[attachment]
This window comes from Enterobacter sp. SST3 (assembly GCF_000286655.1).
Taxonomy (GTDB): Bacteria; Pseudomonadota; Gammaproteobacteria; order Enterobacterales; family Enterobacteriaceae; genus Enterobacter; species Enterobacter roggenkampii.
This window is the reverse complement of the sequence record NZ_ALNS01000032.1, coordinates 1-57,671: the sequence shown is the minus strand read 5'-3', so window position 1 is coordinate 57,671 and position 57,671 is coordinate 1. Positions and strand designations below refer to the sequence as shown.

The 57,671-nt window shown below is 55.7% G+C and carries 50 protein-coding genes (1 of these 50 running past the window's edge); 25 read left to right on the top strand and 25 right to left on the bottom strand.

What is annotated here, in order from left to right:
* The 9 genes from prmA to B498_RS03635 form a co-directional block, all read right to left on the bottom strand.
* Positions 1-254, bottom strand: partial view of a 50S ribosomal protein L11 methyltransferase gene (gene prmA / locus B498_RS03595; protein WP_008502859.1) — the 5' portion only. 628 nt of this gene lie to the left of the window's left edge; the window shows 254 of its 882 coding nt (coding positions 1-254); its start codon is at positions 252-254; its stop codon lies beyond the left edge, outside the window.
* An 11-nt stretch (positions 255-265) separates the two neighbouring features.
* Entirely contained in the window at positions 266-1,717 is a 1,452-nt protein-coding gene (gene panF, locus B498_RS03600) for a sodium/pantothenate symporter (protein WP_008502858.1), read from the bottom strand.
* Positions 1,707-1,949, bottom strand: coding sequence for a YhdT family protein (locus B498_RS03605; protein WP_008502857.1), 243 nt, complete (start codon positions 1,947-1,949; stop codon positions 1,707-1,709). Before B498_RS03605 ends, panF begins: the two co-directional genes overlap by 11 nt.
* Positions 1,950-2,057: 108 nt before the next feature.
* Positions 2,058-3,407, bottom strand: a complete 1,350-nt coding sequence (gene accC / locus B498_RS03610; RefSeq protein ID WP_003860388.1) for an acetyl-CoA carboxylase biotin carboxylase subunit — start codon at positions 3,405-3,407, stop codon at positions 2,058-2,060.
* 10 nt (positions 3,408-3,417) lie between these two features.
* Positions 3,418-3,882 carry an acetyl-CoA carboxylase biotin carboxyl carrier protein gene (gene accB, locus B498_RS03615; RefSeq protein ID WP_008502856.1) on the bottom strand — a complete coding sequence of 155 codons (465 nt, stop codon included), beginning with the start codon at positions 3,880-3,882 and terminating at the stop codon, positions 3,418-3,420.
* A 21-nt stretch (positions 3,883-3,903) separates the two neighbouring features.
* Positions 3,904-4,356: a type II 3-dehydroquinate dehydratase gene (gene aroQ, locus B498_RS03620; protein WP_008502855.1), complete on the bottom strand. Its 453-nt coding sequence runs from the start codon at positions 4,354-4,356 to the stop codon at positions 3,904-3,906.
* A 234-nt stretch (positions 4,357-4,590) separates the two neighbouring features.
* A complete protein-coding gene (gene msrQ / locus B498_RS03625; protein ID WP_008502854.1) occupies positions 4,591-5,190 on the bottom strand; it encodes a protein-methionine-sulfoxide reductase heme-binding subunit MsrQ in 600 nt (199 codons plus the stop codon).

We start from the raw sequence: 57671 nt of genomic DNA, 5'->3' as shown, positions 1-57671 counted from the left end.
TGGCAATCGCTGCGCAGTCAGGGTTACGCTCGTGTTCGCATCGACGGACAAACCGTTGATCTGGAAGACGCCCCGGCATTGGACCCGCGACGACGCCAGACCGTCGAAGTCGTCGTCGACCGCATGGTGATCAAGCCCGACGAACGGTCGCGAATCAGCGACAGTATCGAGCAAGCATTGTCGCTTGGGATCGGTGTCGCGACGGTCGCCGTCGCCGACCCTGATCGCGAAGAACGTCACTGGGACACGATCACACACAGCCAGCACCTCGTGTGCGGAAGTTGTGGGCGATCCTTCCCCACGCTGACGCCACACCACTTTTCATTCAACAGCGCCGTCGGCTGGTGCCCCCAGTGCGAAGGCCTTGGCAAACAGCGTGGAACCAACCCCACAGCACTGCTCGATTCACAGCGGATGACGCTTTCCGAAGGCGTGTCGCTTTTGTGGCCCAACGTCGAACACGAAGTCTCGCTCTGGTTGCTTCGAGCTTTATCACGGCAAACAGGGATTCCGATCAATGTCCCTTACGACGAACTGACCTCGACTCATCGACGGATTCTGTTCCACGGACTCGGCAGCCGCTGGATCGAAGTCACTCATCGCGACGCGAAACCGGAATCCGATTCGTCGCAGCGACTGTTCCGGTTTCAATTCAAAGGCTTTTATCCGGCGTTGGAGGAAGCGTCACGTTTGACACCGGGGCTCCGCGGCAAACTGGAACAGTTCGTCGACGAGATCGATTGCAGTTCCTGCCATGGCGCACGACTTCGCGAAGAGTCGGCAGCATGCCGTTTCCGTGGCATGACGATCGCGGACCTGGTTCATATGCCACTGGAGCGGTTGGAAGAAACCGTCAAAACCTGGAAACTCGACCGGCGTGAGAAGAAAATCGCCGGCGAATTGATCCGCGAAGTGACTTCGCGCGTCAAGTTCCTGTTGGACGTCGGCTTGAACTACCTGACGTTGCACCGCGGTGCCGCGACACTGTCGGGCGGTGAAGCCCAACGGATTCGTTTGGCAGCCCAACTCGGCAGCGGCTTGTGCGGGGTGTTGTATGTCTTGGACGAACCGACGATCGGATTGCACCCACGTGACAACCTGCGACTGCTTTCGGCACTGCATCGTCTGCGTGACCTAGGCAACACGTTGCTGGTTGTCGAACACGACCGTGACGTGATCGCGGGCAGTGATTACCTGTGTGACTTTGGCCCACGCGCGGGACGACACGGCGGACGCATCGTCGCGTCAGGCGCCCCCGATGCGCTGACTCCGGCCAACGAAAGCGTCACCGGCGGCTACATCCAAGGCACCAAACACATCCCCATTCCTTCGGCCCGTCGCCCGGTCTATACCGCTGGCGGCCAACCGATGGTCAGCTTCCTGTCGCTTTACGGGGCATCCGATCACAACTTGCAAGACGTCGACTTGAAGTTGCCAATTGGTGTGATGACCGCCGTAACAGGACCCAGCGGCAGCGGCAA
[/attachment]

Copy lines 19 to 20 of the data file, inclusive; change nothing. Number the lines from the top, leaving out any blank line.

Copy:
We start from the raw sequence: 57671 nt of genomic DNA, 5'->3' as shown, positions 1-57671 counted from the left end.
TGGCAATCGCTGCGCAGTCAGGGTTACGCTCGTGTTCGCATCGACGGACAAACCGTTGATCTGGAAGACGCCCCGGCATTGGACCCGCGACGACGCCAGACCGTCGAAGTCGTCGTCGACCGCATGGTGATCAAGCCCGACGAACGGTCGCGAATCAGCGACAGTATCGAGCAAGCATTGTCGCTTGGGATCGGTGTCGCGACGGTCGCCGTCGCCGACCCTGATCGCGAAGAACGTCACTGGGACACGATCACACACAGCCAGCACCTCGTGTGCGGAAGTTGTGGGCGATCCTTCCCCACGCTGACGCCACACCACTTTTCATTCAACAGCGCCGTCGGCTGGTGCCCCCAGTGCGAAGGCCTTGGCAAACAGCGTGGAACCAACCCCACAGCACTGCTCGATTCACAGCGGATGACGCTTTCCGAAGGCGTGTCGCTTTTGTGGCCCAACGTCGAACACGAAGTCTCGCTCTGGTTGCTTCGAGCTTTATCACGGCAAACAGGGATTCCGATCAATGTCCCTTACGACGAACTGACCTCGACTCATCGACGGATTCTGTTCCACGGACTCGGCAGCCGCTGGATCGAAGTCACTCATCGCGACGCGAAACCGGAATCCGATTCGTCGCAGCGACTGTTCCGGTTTCAATTCAAAGGCTTTTATCCGGCGTTGGAGGAAGCGTCACGTTTGACACCGGGGCTCCGCGGCAAACTGGAACAGTTCGTCGACGAGATCGATTGCAGTTCCTGCCATGGCGCACGACTTCGCGAAGAGTCGGCAGCATGCCGTTTCCGTGGCATGACGATCGCGGACCTGGTTCATATGCCACTGGAGCGGTTGGAAGAAACCGTCAAAACCTGGAAACTCGACCGGCGTGAGAAGAAAATCGCCGGCGAATTGATCCGCGAAGTGACTTCGCGCGTCAAGTTCCTGTTGGACGTCGGCTTGAACTACCTGACGTTGCACCGCGGTGCCGCGACACTGTCGGGCGGTGAAGCCCAACGGATTCGTTTGGCAGCCCAACTCGGCAGCGGCTTGTGCGGGGTGTTGTATGTCTTGGACGAACCGACGATCGGATTGCACCCACGTGACAACCTGCGACTGCTTTCGGCACTGCATCGTCTGCGTGACCTAGGCAACACGTTGCTGGTTGTCGAACACGACCGTGACGTGATCGCGGGCAGTGATTACCTGTGTGACTTTGGCCCACGCGCGGGACGACACGGCGGACGCATCGTCGCGTCAGGCGCCCCCGATGCGCTGACTCCGGCCAACGAAAGCGTCACCGGCGGCTACATCCAAGGCACCAAACACATCCCCATTCCTTCGGCCCGTCGCCCGGTCTATACCGCTGGCGGCCAACCGATGGTCAGCTTCCTGTCGCTTTACGGGGCATCCGATCACAACTTGCAAGACGTCGACTTGAAGTTGCCAATTGGTGTGATGACCGCCGTAACAGGACCCAGCGGCAGCGGCAA